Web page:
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April 11, 2024

  • Poetics of April
    As we enter into the poetics of April, also known as national poetry month, here are four voices from well to lesser known. The Tradition – Jericho Brown Winner of the Pulitzer Prize, Brown visited the last American Association of Writers and Writing Programs (AWP 2024) conference, and I loved his speech and humor. Besides […]
  • Barbara Marie Minney in Perrysburg
    Indie bookstore, Gathering Volumes, just hosted poet and (transgender) activist, Barbara Marie Minney in Perrysburg To celebrate Trans Day of Visibility, Minney read from her poetry book – A Woman in Progress (2024). Her reading depicted emotional and physical transformations especially in the scene of womanhood and queer experiences. Her language is empowering and personally […]
Spring Housing Guide

Apple Inc. should not give in to FBI demands

In response to a mass shooting in San Bernardino, California, in which the husband and wife attackers were fatally wounded, the FBI has requested that Apple Inc. provides a software to help unlock an iPhone 5c which belonged to one of the attackers.

Currently, the software, designed to eliminate the programming that causes the iPhone’s encrypted data to delete itself after ten incorrect guesses at the passcode, doesn’t exist.

Apple iPhones automatically encrypt the data they contain when a passcode is set. Encrypting, which means scrambling the data so that not even Apple employees can recover it without the passcode, was greatly improved to protect all data on a phone in Apple’s iOS 8 released on Sept. 17, 2014. The current iOS 9 was expanded further, showing Apple’s interest in protecting users from data compromise.

About 94 million people in the United States own iPhones. Of all college students, over 24 percent own iPhones.

Based on the company’s past actions towards user privacy, it comes as no surprise that the court order issued by the FBI is being fought. Calling the order “illegal, unconstitutional and dangerous” in the motion to vacate the order, Apple makes their position very clear: they will not compromise all of their users by creating this software.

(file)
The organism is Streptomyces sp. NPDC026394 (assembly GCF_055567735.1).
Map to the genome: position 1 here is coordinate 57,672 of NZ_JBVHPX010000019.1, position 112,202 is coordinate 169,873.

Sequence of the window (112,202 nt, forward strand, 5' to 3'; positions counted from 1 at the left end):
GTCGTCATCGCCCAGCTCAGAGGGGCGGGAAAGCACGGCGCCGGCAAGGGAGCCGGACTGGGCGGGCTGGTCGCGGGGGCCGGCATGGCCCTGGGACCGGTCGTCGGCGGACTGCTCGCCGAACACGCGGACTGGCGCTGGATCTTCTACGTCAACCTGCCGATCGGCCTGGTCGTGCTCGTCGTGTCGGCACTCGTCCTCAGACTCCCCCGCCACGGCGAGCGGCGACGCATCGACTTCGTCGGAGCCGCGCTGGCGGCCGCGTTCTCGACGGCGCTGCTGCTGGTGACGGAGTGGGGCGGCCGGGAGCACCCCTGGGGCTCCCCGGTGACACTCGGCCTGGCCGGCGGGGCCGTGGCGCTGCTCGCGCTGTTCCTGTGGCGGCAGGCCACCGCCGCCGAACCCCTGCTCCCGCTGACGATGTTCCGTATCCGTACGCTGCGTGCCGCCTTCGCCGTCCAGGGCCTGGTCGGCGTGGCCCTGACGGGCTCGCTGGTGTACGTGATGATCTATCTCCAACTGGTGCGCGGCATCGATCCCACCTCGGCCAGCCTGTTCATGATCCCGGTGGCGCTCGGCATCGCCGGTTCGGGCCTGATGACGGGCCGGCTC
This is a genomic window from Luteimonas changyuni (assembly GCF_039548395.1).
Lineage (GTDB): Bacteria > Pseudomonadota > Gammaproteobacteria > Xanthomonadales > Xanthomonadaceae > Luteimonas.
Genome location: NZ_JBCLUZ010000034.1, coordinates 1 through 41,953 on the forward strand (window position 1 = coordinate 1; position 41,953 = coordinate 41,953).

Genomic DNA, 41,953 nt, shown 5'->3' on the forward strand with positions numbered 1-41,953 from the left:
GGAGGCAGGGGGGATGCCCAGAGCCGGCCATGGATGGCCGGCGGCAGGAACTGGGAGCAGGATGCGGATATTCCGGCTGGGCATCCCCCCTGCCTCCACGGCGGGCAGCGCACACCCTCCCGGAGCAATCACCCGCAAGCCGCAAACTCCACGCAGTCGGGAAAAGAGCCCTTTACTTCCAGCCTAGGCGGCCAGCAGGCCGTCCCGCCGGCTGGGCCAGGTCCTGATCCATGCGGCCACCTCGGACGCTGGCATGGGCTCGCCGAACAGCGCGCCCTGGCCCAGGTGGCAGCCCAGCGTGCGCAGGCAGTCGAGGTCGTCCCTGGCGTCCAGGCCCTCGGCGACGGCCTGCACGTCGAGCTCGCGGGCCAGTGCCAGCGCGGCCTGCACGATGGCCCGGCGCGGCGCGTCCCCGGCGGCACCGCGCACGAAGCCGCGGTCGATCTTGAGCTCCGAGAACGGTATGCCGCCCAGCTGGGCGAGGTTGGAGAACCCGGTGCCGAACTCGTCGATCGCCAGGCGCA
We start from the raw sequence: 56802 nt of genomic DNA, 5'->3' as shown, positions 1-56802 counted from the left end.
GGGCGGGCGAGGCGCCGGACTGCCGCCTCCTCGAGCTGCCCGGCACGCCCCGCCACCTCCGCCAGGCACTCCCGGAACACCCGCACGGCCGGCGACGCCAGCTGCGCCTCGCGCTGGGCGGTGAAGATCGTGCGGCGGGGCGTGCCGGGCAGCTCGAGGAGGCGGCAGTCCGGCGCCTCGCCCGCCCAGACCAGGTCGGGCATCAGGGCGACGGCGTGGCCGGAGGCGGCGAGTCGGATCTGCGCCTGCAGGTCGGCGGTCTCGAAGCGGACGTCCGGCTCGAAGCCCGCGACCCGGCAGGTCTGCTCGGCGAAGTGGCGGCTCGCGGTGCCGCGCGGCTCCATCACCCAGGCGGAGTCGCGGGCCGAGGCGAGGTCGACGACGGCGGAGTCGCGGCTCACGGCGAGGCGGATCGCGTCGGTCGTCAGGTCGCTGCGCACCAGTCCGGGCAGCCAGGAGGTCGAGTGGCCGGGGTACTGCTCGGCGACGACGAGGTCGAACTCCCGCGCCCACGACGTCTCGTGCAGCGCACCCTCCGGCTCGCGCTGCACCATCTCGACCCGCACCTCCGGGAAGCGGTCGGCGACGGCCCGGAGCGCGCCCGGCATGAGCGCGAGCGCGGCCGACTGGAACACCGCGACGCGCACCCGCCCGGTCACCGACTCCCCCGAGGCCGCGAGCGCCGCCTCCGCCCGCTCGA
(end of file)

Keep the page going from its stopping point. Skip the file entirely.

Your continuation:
In the case of the San Bernardino shooting, the FBI is citing the All Writs Act of 1789, which states “The Supreme Court and all courts established by Act of Congress may issue all writs necessary or appropriate in aid of their respective jurisdictions and agreeable to the usages and principles of law.” Apple, however, is citing the First Amendment, claiming that requesting a change to their code is violating their freedom of speech.

In researching this controversial string of events, I saw many articles that cited polls stating that a certain amount of citizens believed that Apple should comply with the FBI’s demands. Despite this, I have yet to actually speak to someone about this issue that disagrees with Apple’s stance. If Apple should build a back door, the precedent this sets is scary.

This could be detrimental to not only iPhone customers, but to all owners of smart phones.

Consider the consequences if the FBI is granted the backdoor software. Understandably, using the data to help understand a heinous crime makes sense. However, the FBI might start using the software to access any phone on the basis of any crime, or even suspected crime. This is a huge violation of privacy that we have fought so hard to achieve, maintain and strengthen.

In addition, what if the software falls into the wrong hands? Hackers are unable to decipher iPhone encrypted data because the methods to do so do not exist. If they are created, virtually any iPhone is compromised.

While I believe that the information on the phone is important to the San Bernardino shooting, I do not believe that it should come at the cost of the privacy of the citizens of the United States. The FBI’s aggressive methods to obtain the information is a step towards violating Apple’s rights, and our rights as well.

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